Everyone began to move around in preparation, and Grace sat back in her seat. Too bad she didn’t have her spacesuit from the Duke’s habitat. She’d always liked going on missions and feeling important. She was good at her job too, but Mr. Cole didn’t seem to think she was all that valuable a member of the crew. At least with these people her mission wouldn’t be stealing things. Probably. With nothing better to do, she followed after Mr. Cole. He had the Sparrow moving by the time she poked her head into the cockpit. Not wanting to disturb him, she crept up to the co-pilot’s chair and sat in it.
He glanced at her and smiled one of those polite little smiles adults sometimes gave her. She always thought it was something they did when they didn’t have anything to say.
Grace spun the chair.
“Stop that,” he said.
She stuck her foot out and caught it on the console. “Why?”
“Because it… Because I… Look, it bothers me. Just don’t spin the chair, okay?”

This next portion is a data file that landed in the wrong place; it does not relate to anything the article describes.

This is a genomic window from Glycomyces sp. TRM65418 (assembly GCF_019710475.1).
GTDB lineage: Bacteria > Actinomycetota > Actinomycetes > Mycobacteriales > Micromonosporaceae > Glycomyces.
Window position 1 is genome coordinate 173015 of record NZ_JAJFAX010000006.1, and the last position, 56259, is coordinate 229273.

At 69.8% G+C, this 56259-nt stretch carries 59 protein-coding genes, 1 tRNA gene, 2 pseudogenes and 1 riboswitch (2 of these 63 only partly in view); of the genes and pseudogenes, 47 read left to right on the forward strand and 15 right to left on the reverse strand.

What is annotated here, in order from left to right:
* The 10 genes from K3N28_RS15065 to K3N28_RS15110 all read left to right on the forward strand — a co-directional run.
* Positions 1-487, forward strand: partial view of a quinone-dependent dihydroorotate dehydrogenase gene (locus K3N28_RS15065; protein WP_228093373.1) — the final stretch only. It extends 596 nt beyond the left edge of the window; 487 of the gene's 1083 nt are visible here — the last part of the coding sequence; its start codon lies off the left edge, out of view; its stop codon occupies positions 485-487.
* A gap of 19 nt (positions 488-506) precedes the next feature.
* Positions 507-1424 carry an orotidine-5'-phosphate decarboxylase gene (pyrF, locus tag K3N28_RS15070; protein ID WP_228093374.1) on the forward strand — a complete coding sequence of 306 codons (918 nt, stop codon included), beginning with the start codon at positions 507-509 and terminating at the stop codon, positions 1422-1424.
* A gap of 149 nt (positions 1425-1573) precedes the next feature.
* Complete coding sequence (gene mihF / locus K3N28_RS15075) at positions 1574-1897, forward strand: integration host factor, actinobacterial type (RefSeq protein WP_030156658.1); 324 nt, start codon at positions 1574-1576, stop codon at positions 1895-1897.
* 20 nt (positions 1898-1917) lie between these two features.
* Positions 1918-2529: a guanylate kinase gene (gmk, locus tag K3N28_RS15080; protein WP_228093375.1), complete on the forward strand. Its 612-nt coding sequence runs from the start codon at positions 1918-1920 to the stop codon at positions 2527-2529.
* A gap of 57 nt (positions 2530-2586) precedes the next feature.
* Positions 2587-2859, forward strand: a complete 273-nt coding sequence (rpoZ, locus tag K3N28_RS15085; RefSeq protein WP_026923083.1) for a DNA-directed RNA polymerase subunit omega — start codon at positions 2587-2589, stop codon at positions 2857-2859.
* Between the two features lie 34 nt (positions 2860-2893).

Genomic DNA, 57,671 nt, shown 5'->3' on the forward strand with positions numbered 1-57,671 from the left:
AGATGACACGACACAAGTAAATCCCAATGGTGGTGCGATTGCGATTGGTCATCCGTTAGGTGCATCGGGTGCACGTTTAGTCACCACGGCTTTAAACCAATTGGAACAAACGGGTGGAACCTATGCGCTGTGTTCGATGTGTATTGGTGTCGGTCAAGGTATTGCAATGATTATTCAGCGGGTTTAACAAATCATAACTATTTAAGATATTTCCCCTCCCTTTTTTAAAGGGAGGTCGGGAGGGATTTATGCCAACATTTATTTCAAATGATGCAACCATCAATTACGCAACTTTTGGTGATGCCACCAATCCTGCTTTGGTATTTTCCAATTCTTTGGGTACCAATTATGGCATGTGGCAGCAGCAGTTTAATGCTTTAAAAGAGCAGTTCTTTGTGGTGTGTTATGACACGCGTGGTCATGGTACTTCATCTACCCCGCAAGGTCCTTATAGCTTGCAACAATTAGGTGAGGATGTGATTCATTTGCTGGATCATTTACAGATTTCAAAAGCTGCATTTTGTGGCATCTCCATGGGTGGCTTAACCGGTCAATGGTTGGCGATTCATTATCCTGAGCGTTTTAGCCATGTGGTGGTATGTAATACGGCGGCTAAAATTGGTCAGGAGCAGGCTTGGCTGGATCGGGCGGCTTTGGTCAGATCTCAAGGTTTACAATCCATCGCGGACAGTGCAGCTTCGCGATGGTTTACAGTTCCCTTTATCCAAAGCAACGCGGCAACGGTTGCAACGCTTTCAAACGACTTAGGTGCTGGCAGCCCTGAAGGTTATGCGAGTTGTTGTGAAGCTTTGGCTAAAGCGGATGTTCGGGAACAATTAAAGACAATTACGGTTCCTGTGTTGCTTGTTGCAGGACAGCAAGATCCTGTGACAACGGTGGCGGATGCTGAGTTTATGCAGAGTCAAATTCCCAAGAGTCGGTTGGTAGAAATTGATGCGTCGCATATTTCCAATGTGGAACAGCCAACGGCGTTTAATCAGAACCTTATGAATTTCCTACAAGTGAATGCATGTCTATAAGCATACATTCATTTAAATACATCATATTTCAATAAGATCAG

“Fine,” she said.
“And don’t touch anything.”
Grace turned to face him. “Mr. Cole. I used to be in command of the fuel module on our missions. I’m not going to start pushing random buttons or anything stupid like that.” She gave him a look and shook her head.
He frowned and turned back to what he was doing. “You’re too young to be that good at giving that kind of look. I didn’t think most women developed that skill till much later.” His expression softened. “But you’re right. I’m sorry. I know you’re more mature than that.”
She smiled at the compliment.